Researchers analyzed ancient poop extracted from two latrines in Jerusalem, dating back to the biblical Kingdom of Judah. In the samples, they found the presence of Giardia duodenalis -- a single-celled microorganism known to be a common cause of severe diarrhea. It’s the oldest example we have of this parasite infecting humans anywhere on the planet. It also puts some of the health problems of this ancient kingdom into context.
Both toilets had carved stone seats almost identical in design, as seen in the photo. They had a shallowed curve surface for sitting, with a large hole for defecation and an adjoining hole at the front for male urination. They date back to the 7th century BC when Jerusalem was the capital of Judah, under the control of the Assyrian Empire.
One toilet was from an estate at Armon ha-Natziv, surrounded by a garden. The site was excavated in 2019 and likely dates from the days of King Manasseh. The other one was from the House of Ahiel, a domestic building housing an upper-class family. While it’s difficult to pin down its date of construction, studies place it around the 8th century BC.
“The fact that these parasites were present in sediment from two Iron Age Jerusalem cesspits suggests that dysentery was endemic in the Kingdom of Judah,” study lead author Piers Mitchell said in a media statement. “Dysentery could have been a big problem in early cities of the ancient Near East due to overcrowding, heat and flies.”
A close look into ancient poop
Dysentery refers to intestinal infectious diseases caused by parasites and bacteria that trigger diarrhea, abdominal cramps, fever, and dehydration. It can be fatal without proper treatment, especially for young children. It’s spread by feces contaminating food or drinking water. There are about 1.7 billion cases every year in the world.
Ancient texts from Mesopotamia during the 1st and 2nd millennium BC describe diarrhea affecting the populations of what’s now the Near and Middle East. While these texts don’t provide the causes of diarrhea, they encouraged the researchers at Cambridge to use modern techniques to investigate which pathogens were involved.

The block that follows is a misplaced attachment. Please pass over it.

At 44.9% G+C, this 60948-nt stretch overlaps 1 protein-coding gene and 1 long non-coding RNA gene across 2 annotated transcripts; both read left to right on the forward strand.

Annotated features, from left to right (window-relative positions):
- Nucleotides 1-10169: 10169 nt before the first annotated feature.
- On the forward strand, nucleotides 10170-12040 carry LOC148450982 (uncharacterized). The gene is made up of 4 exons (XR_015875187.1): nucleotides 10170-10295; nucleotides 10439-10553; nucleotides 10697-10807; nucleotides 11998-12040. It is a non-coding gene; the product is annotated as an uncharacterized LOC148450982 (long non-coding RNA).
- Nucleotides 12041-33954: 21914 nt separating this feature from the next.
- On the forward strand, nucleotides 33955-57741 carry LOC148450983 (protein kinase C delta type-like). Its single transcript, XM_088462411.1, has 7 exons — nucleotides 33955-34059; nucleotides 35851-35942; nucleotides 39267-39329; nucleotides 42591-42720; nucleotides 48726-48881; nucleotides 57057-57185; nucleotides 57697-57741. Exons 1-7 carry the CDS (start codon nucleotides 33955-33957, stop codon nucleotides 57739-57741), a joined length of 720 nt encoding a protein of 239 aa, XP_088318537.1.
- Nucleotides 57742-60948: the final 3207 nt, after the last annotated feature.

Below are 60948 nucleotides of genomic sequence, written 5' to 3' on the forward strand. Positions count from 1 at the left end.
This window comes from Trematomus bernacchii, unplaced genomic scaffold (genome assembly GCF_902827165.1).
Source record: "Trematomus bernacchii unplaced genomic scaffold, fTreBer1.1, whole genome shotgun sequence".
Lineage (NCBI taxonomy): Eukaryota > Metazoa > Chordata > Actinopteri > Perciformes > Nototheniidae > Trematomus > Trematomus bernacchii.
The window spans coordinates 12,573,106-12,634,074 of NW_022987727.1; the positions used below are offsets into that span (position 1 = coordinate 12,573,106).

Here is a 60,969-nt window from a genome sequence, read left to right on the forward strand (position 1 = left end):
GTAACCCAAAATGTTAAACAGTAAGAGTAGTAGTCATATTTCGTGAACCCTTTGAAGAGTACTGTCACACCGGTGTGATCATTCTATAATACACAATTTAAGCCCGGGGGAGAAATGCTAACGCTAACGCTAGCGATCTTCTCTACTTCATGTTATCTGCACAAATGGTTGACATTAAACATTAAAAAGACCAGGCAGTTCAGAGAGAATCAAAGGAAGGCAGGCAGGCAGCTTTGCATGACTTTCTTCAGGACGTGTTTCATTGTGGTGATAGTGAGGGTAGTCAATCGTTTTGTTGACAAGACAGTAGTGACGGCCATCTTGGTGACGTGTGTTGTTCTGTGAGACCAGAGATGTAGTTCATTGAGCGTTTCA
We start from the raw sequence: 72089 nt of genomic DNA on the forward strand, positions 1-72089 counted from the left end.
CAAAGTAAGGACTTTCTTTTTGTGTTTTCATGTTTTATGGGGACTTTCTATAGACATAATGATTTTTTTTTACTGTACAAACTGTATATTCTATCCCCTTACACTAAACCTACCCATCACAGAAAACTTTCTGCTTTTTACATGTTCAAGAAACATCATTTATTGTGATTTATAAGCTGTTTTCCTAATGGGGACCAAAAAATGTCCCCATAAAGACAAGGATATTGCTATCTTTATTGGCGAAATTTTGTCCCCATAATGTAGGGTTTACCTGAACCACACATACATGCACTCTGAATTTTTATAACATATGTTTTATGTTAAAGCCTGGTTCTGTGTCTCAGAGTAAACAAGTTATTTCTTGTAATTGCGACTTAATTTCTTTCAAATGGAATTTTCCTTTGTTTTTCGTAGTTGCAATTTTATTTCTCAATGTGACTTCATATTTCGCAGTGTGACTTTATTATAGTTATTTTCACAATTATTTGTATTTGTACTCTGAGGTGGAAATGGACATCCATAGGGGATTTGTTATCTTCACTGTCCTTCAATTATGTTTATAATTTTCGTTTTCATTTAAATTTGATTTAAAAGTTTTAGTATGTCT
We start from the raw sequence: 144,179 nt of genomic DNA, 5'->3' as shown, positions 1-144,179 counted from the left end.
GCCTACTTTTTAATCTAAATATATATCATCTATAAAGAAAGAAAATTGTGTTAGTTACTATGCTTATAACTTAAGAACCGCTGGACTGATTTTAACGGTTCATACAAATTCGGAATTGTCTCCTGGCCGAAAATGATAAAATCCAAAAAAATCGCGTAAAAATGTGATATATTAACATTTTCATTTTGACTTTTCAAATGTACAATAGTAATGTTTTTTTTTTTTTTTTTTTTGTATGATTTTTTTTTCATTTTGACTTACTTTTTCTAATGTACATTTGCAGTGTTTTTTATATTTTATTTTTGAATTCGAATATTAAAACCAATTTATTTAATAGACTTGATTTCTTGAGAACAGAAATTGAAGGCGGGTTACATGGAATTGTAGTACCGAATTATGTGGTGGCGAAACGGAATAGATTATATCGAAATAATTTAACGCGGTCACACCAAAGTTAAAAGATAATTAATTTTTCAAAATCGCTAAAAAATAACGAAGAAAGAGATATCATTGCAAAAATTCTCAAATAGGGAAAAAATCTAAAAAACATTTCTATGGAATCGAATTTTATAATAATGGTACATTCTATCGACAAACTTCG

Ancient poop can be an important source of information for researchers, with previous studies finding that the builders of Stonehenge ate the internal organs of cattle, for example. In this new study, the researchers took poop samples from sediment in the cesspit below each toilet seat. This provided a close look into the history of dysentery.
The researchers used a bio-molecular technique called ELISA in which antibodies bind onto the proteins produced by specific species of single-celled organisms. “The protozoa that cause dysentery are fragile and extremely hard to detect in ancient samples through microscopes without using antibodies,” said co-author Tianyi Wang in a statement.
They tested the poop from the ancient toilets for Entamoeba, Giardia and Cryptosporidium -- three parasitic microorganisms that are among the most common causes of diarrhea in humans and behind outbreaks of dysentery. While tests for Entamoeba and Cryptosporidium were negative, those for Giardia were repeatedly positive.
The Middle East is considered the birthplace of human settlements, marking the early stages of farming and animal domestication. This region witnessed the rise of the first notable urban centers, including Jerusalem. It’s possible that cities were susceptible to disease outbreaks due to trading activities and military expeditions, the researchers said.
“We would expect such gastrointestinal infections to be spread easily by travellers. The many large and crowded towns and cities existing across the Near East by this time would have been fertile areas for the spread of such infections,” the researchers wrote. “The population had no understanding of the existence of micro-organisms and how they can be spread.”
The study was published in the journal Parasitology.